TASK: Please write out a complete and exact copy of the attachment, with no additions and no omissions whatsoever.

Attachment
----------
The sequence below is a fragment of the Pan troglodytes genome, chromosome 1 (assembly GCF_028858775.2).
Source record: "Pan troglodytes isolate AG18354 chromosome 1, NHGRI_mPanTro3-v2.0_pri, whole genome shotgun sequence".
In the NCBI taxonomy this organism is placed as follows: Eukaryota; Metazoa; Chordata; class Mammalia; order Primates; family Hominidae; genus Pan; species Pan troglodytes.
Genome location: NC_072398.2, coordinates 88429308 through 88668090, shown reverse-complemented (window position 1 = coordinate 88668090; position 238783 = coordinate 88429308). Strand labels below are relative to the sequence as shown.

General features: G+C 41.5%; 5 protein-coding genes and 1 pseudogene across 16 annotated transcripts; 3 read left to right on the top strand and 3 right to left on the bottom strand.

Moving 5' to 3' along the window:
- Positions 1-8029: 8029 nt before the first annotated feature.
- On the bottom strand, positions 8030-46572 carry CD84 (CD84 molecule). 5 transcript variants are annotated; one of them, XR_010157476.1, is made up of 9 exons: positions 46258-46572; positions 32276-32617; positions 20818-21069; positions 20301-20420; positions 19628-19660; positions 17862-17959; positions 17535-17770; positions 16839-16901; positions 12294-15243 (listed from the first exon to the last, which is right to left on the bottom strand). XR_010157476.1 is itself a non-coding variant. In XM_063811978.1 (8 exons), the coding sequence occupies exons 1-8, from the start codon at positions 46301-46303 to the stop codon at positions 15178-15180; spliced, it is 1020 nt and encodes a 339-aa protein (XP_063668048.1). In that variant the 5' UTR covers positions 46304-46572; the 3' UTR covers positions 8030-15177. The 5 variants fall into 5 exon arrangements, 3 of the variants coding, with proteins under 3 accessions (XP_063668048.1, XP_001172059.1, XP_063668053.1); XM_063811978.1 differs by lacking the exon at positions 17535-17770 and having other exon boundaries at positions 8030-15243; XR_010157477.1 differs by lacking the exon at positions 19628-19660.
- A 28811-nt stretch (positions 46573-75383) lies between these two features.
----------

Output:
The sequence below is a fragment of the Pan troglodytes genome, chromosome 1 (assembly GCF_028858775.2).
Source record: "Pan troglodytes isolate AG18354 chromosome 1, NHGRI_mPanTro3-v2.0_pri, whole genome shotgun sequence".
In the NCBI taxonomy this organism is placed as follows: Eukaryota; Metazoa; Chordata; class Mammalia; order Primates; family Hominidae; genus Pan; species Pan troglodytes.
Genome location: NC_072398.2, coordinates 88429308 through 88668090, shown reverse-complemented (window position 1 = coordinate 88668090; position 238783 = coordinate 88429308). Strand labels below are relative to the sequence as shown.

General features: G+C 41.5%; 5 protein-coding genes and 1 pseudogene across 16 annotated transcripts; 3 read left to right on the top strand and 3 right to left on the bottom strand.

Moving 5' to 3' along the window:
- Positions 1-8029: 8029 nt before the first annotated feature.
- On the bottom strand, positions 8030-46572 carry CD84 (CD84 molecule). 5 transcript variants are annotated; one of them, XR_010157476.1, is made up of 9 exons: positions 46258-46572; positions 32276-32617; positions 20818-21069; positions 20301-20420; positions 19628-19660; positions 17862-17959; positions 17535-17770; positions 16839-16901; positions 12294-15243 (listed from the first exon to the last, which is right to left on the bottom strand). XR_010157476.1 is itself a non-coding variant. In XM_063811978.1 (8 exons), the coding sequence occupies exons 1-8, from the start codon at positions 46301-46303 to the stop codon at positions 15178-15180; spliced, it is 1020 nt and encodes a 339-aa protein (XP_063668048.1). In that variant the 5' UTR covers positions 46304-46572; the 3' UTR covers positions 8030-15177. The 5 variants fall into 5 exon arrangements, 3 of the variants coding, with proteins under 3 accessions (XP_063668048.1, XP_001172059.1, XP_063668053.1); XM_063811978.1 differs by lacking the exon at positions 17535-17770 and having other exon boundaries at positions 8030-15243; XR_010157477.1 differs by lacking the exon at positions 19628-19660.
- A 28811-nt stretch (positions 46573-75383) lies between these two features.